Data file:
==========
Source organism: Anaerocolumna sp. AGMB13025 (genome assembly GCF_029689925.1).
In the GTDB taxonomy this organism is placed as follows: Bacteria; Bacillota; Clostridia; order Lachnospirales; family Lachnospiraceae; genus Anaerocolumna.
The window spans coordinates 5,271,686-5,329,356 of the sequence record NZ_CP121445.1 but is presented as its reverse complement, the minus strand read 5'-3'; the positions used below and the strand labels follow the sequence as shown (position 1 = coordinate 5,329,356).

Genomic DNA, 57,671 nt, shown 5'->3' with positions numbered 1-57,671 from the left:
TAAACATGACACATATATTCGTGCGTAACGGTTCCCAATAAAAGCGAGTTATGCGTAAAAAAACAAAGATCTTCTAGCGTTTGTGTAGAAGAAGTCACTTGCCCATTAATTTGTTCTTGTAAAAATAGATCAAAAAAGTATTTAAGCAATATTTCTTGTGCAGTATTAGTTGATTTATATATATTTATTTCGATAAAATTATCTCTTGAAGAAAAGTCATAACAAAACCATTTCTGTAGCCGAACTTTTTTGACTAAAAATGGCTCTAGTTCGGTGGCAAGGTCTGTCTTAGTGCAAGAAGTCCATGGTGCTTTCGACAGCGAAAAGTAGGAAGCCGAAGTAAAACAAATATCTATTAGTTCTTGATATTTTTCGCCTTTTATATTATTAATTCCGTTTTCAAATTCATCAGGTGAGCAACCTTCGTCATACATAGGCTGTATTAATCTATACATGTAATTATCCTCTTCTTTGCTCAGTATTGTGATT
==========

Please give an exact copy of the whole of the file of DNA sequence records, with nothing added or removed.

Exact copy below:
Source organism: Anaerocolumna sp. AGMB13025 (genome assembly GCF_029689925.1).
In the GTDB taxonomy this organism is placed as follows: Bacteria; Bacillota; Clostridia; order Lachnospirales; family Lachnospiraceae; genus Anaerocolumna.
The window spans coordinates 5,271,686-5,329,356 of the sequence record NZ_CP121445.1 but is presented as its reverse complement, the minus strand read 5'-3'; the positions used below and the strand labels follow the sequence as shown (position 1 = coordinate 5,329,356).

Genomic DNA, 57,671 nt, shown 5'->3' with positions numbered 1-57,671 from the left:
TAAACATGACACATATATTCGTGCGTAACGGTTCCCAATAAAAGCGAGTTATGCGTAAAAAAACAAAGATCTTCTAGCGTTTGTGTAGAAGAAGTCACTTGCCCATTAATTTGTTCTTGTAAAAATAGATCAAAAAAGTATTTAAGCAATATTTCTTGTGCAGTATTAGTTGATTTATATATATTTATTTCGATAAAATTATCTCTTGAAGAAAAGTCATAACAAAACCATTTCTGTAGCCGAACTTTTTTGACTAAAAATGGCTCTAGTTCGGTGGCAAGGTCTGTCTTAGTGCAAGAAGTCCATGGTGCTTTCGACAGCGAAAAGTAGGAAGCCGAAGTAAAACAAATATCTATTAGTTCTTGATATTTTTCGCCTTTTATATTATTAATTCCGTTTTCAAATTCATCAGGTGAGCAACCTTCGTCATACATAGGCTGTATTAATCTATACATGTAATTATCCTCTTCTTTGCTCAGTATTGTGATT